When I am nervous, I either talk and share too much to make myself feel better or I am silent and pretend no one can see me. I think during my first tap lesson, I did both.
There were two students including me and the teacher. That is all. And the dance studio had a window in it. If I had been naked, it would have completed the humiliation.
We learned six steps, I think. That’s all. Six. Seis. Sechs. 6. I could do them alone. I was great doing them over and over with one foot at a time, but then the teacher tricked me.
He put them together. I had to shuffle and dig and remember which part of my foot is the ball and which is the heel. This is hard for me because I think my heal looks round like a ball. Why did I take this class?
Because I always wanted to dance. And because I want my kids to see me struggle with something and keep at it and practice and enjoy it even though I will never be great at it.
Since being an adult, I don’t do that thing called risk very often. I hang out with people I know and try things I know I will succeed at. And so I know this is good for me.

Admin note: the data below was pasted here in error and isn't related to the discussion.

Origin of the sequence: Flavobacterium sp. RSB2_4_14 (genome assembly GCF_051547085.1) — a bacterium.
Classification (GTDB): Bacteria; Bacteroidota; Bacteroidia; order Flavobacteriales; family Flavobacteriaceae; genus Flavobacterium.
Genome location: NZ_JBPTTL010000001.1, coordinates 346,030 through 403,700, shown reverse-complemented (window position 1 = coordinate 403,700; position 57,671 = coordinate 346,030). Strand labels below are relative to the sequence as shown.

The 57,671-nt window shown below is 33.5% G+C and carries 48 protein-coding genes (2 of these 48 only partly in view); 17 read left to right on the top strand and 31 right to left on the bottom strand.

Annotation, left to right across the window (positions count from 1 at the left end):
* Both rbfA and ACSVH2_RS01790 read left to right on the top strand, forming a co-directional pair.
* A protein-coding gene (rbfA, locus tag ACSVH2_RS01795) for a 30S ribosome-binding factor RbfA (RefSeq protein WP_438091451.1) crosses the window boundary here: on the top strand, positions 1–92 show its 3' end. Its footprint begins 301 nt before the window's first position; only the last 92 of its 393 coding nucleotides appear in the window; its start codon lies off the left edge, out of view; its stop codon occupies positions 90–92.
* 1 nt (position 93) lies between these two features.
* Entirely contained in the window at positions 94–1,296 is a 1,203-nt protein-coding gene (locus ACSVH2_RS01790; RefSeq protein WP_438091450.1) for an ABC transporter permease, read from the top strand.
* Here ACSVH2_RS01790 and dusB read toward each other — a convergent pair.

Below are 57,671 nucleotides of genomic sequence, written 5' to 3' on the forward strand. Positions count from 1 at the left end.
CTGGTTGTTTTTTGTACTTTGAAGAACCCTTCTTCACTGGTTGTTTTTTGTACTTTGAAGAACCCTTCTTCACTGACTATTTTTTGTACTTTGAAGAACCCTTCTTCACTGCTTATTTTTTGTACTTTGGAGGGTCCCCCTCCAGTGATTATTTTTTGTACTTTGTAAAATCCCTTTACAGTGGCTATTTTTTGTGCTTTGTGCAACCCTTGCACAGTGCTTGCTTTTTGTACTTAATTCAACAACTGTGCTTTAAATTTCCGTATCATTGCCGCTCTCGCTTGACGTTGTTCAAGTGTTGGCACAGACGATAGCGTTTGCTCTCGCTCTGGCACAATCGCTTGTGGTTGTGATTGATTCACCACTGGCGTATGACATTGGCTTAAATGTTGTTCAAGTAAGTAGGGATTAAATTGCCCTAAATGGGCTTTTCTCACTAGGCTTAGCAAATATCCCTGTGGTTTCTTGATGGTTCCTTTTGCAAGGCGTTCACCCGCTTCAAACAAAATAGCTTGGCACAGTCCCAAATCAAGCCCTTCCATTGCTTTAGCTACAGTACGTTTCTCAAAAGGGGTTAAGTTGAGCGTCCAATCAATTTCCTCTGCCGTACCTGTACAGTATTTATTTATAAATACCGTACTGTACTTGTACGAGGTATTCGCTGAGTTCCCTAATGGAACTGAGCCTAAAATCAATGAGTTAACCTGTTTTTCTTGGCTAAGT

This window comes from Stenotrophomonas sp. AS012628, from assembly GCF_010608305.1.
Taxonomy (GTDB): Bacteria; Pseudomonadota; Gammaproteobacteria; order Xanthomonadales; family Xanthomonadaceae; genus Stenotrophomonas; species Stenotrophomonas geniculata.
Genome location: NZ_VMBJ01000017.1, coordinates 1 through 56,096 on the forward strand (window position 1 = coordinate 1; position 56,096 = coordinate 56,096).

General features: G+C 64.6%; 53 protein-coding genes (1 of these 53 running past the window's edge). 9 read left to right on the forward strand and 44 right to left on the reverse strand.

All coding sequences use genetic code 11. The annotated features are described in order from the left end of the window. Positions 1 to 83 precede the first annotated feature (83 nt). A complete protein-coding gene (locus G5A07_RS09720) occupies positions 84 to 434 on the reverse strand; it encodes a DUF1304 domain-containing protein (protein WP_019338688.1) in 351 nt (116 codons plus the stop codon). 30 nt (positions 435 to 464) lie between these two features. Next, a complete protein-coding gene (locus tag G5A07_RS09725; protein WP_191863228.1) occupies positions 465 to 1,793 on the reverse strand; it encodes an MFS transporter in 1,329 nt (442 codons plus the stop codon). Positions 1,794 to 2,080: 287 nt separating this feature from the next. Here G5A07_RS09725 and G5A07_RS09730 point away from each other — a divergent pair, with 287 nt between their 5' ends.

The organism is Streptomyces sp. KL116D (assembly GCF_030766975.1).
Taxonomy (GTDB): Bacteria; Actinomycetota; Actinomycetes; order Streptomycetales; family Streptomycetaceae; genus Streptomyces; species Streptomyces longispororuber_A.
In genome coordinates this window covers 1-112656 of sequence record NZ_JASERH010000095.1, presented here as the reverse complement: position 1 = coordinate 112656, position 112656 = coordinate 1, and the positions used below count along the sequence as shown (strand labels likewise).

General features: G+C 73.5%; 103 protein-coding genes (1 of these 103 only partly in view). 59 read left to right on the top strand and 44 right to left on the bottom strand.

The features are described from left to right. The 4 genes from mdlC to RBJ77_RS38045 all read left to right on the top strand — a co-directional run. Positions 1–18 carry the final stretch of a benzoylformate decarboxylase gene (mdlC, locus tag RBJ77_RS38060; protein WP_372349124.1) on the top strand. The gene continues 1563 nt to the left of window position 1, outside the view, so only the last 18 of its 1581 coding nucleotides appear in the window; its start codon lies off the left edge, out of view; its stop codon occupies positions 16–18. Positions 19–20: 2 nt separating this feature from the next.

I was still embarrassed though and I had to tell the two other people in the room whose opinion I really shouldn’t even care about that I am good at something. So I told my ballet story.
I said that I got one grade in college –which isn’t true. I really got A’s, A-‘s and B+’s but I was so embarrassed I couldn’t even admit a B+ so I said I got all A’s except for ballet. I got a C+ because my body was not meant for movement. It was meant to lie on a sofa and read. I pretended to tell the story so my teacher would know I was scarred; but I really told the story because I wanted him to know that I am good at something even if I can only do a 2 step combo and if you add a shuffle to the 2 steps, you might as well give up on me. (That’s not true. If I wanted him to think I was good, I would have admitted B+’s. I wanted him to think I excelled at something.)
The best part is that he completely turned my story around on me. His response: “That is so great that you are going to forget that C+ and take this class.” He didn’t care about the A’s; he was just excited I took his class. (I’m thinking of asking him to be my life coach.)
So here’s to an upcoming week of practicing tap while washing the dishes and learning to admit that I’m ok with the fact I’m not that good!